At the annual Illinois Farm Bureau meeting, delegates passed resolutions supporting legislation that would prohibit the use of eminent domain for CO2 pipelines, call for a moratorium on CO2 pipelines until the federal Pipeline and Hazardous Materials Safety Administration (PHMSA) completes its rulemaking process, and require CO2 pipeline and sequestration developers to demonstrate progress securing at-will easements prior to project approval by the Illinois Commerce Commission (ICC).
The passage of these resolutions demonstrates the Farm Bureau’s commitment to protecting property owners and Illinois’ booming agricultural economy amidst mounting concerns over property rights and the hazards CO2 pipelines pose to farmland and the livelihoods of hardworking farmers.
The Coalition to Stop CO2 Pipelines—a group of farmers, landowners, and advocates within the Illinois Clean Jobs Coalition—supported legislation in the spring that would have addressed regulatory gaps in the Carbon Capture and Sequestration (CCS) industrial cycle that put Illinois landowners, our drinking water, public health, and safety at risk. The bill did not move forward this year, but given the widespread opposition to these projects and the lack of strong protections on the state and federal level, advocates plan to push for the legislation in 2024.
In response to the passage of the Illinois Farm Bureau’s resolutions, members of the Coalition to Stop CO2 Pipelines released the following statements:
"I applaud the Illinois Farm Bureau delegates for passing these critical resolutions that protect property rights in the midst of a flurry of CO2 pipeline proposals from companies across the Midwest. Carbon dioxide pipeline projects, like the now-defeated Navigator CO2 Ventures pipeline, require permanent easements with restrictions on how we can use our property. Construction of these pipelines would permanently damage our farmland and reduce crop yields. The resolutions passed by my fellow landowners and Farm Bureau members this week uphold their commitment to protecting landowners’ property rights, while also preserving our land and livelihoods,” said Steve Hess, a fifth generation McDonough County farmer. "We need all hands on deck to ensure pipeline developers aren’t able to take our land for projects that are not for the public good. I look forward to working in 2024 to pass legislation that ensures families and farms across Illinois are protected for future generations.”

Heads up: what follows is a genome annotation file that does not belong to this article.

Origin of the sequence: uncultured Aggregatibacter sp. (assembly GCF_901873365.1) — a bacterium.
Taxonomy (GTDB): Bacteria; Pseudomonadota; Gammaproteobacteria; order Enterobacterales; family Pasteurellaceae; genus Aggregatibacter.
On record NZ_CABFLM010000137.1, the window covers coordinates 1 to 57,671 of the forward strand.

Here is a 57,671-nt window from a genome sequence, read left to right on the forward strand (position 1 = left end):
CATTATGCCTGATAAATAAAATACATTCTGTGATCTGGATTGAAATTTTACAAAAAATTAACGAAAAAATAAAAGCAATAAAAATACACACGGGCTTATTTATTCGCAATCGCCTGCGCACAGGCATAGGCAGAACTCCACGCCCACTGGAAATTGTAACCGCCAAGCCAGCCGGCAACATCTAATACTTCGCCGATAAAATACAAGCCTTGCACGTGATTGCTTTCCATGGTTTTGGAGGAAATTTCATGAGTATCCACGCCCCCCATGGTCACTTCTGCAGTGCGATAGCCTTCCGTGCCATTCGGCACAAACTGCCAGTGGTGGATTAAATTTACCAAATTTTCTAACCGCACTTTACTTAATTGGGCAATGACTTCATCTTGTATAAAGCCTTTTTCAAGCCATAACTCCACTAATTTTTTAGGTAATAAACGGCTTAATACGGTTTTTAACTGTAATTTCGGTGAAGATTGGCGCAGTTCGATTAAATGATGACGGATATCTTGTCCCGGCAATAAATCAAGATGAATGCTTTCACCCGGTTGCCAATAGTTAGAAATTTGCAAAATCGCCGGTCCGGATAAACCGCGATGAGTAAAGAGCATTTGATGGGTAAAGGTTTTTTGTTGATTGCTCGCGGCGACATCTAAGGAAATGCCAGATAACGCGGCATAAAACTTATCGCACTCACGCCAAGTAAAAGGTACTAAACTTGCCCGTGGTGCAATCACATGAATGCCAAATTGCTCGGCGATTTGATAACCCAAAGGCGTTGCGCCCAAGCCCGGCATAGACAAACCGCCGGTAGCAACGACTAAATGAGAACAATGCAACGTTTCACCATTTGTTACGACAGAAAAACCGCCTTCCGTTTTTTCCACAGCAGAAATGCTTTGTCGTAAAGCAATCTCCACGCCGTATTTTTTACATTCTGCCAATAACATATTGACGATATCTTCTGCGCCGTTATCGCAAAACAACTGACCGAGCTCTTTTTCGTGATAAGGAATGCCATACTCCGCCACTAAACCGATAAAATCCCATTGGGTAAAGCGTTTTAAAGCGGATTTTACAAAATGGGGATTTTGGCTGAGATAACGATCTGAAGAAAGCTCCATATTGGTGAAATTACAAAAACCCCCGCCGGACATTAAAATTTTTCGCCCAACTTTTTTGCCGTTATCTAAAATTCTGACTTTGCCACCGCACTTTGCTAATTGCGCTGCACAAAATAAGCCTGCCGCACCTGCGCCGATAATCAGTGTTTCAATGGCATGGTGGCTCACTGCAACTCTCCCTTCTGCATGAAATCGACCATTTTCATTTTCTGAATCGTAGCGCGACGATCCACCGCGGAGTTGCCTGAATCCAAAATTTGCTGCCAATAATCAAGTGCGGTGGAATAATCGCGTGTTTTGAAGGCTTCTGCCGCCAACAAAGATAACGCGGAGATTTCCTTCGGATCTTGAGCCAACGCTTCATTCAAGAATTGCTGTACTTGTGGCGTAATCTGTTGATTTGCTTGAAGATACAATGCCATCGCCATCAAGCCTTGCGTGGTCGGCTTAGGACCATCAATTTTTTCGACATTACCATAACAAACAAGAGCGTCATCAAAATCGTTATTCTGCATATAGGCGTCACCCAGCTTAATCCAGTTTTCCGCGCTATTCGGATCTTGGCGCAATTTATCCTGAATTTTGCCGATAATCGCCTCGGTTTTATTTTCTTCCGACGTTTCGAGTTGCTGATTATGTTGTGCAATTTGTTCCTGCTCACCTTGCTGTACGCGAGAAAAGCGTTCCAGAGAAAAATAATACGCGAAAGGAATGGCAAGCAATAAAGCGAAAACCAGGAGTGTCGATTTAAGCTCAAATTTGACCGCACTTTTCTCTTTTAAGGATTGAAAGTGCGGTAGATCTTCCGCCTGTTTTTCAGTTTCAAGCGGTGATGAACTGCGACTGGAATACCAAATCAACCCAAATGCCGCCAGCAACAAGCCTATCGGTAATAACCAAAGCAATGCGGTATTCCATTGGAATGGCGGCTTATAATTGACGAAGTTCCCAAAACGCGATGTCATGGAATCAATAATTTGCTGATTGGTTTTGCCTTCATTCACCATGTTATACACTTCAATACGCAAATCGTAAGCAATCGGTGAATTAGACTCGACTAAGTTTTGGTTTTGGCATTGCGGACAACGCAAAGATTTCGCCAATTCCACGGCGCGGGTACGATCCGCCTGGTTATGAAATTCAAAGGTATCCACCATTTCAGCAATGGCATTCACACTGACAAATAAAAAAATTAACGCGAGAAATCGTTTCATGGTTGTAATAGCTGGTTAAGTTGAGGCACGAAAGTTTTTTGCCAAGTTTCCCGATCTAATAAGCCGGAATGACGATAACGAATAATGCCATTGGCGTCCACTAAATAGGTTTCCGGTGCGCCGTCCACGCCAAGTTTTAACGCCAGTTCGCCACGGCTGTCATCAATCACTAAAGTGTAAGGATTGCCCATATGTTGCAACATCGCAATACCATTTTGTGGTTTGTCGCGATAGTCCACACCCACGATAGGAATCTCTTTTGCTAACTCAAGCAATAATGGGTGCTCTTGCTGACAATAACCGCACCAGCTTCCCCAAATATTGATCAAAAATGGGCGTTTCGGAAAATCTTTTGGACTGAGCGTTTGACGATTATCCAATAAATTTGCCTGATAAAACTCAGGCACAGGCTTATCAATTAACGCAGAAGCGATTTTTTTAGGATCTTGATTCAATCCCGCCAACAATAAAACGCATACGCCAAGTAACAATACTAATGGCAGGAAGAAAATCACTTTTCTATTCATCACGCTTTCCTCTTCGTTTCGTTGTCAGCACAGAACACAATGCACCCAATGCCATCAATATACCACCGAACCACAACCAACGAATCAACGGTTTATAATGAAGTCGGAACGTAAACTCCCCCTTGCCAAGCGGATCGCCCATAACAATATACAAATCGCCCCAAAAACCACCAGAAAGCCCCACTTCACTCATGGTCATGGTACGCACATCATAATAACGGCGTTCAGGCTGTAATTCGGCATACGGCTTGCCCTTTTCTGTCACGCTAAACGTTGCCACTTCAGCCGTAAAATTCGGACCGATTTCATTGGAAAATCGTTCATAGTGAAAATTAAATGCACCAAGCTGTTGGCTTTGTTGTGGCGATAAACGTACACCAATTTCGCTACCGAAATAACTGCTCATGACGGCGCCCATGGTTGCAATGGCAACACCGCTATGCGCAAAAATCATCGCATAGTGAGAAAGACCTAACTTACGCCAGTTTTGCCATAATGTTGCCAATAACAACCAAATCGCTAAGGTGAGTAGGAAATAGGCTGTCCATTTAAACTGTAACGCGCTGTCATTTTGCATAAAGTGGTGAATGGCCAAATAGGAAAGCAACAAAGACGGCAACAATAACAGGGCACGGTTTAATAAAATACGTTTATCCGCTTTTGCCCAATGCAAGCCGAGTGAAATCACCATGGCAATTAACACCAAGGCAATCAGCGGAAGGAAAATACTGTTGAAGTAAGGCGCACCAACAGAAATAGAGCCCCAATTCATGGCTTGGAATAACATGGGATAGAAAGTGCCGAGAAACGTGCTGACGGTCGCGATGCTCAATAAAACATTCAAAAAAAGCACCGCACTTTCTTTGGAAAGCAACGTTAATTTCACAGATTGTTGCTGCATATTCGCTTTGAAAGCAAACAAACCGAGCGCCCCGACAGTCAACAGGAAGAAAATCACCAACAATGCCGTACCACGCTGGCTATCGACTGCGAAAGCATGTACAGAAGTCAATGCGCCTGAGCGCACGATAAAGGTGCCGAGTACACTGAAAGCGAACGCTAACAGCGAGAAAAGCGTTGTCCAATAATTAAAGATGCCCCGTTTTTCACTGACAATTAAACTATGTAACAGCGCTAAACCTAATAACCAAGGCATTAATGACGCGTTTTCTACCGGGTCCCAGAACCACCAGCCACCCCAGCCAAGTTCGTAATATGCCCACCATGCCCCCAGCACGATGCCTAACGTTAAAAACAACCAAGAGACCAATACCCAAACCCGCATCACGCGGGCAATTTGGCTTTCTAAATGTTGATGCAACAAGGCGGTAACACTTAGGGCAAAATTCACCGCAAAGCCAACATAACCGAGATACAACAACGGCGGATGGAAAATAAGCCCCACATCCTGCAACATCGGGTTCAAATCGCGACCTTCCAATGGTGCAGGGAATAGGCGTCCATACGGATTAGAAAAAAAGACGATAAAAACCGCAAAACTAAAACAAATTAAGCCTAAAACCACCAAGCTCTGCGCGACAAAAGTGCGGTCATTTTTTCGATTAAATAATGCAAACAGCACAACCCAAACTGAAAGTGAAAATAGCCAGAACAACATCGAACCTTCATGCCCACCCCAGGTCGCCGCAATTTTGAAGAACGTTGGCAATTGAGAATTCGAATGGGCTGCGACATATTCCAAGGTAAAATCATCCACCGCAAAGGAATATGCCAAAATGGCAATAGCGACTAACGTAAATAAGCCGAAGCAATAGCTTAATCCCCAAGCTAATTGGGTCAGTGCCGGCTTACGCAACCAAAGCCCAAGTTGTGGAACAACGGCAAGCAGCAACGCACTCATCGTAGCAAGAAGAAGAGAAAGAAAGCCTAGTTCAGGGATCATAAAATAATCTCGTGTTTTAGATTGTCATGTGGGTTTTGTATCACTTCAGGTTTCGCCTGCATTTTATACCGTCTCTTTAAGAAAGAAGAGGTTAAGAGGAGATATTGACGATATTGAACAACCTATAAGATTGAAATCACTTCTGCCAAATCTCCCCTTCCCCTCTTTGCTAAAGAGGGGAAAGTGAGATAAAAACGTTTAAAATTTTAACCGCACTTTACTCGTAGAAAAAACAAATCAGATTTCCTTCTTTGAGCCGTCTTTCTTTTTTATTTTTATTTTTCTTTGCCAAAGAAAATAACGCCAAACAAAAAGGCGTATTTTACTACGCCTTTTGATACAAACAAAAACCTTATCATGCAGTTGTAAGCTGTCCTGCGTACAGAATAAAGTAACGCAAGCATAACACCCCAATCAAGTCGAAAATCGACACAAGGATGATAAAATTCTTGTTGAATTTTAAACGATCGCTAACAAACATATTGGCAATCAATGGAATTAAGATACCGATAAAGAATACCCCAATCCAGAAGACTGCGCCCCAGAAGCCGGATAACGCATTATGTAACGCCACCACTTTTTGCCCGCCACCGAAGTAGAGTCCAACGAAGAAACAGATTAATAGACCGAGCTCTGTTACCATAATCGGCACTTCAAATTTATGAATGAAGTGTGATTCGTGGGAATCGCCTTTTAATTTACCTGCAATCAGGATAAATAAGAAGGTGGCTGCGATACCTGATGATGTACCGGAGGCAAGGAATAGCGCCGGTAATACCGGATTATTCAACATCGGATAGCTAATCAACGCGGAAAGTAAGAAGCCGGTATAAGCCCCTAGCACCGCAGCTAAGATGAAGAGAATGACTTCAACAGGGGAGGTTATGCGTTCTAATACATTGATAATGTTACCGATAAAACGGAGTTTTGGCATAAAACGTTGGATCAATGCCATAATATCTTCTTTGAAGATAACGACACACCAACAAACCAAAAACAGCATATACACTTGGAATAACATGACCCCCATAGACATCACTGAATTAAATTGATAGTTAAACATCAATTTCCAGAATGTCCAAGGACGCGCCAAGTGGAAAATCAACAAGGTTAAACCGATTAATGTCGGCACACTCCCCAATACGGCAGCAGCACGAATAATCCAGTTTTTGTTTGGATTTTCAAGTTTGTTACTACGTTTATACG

"With pending CO2 pipeline proposals from Wolf Carbon Solutions and One Earth Energy, it’s clear that Illinois remains a target for polluting companies to transport and dispose of their carbon dioxide waste. The fact that members of the Illinois Farm Bureau called for a moratorium on CO2 pipeline projects until PHMSA completes its rule-making process reflects widespread concerns that these pipelines are not currently well-regulated and safe” said Pam Richart, coordinator of the Coalition to Stop CO2 Pipelines." We look forward to working with the Illinois Farm Bureau and its members this coming year to ensure we enact legislation that protects farmers and keeps Illinois communities safe from CO2 pipelines.”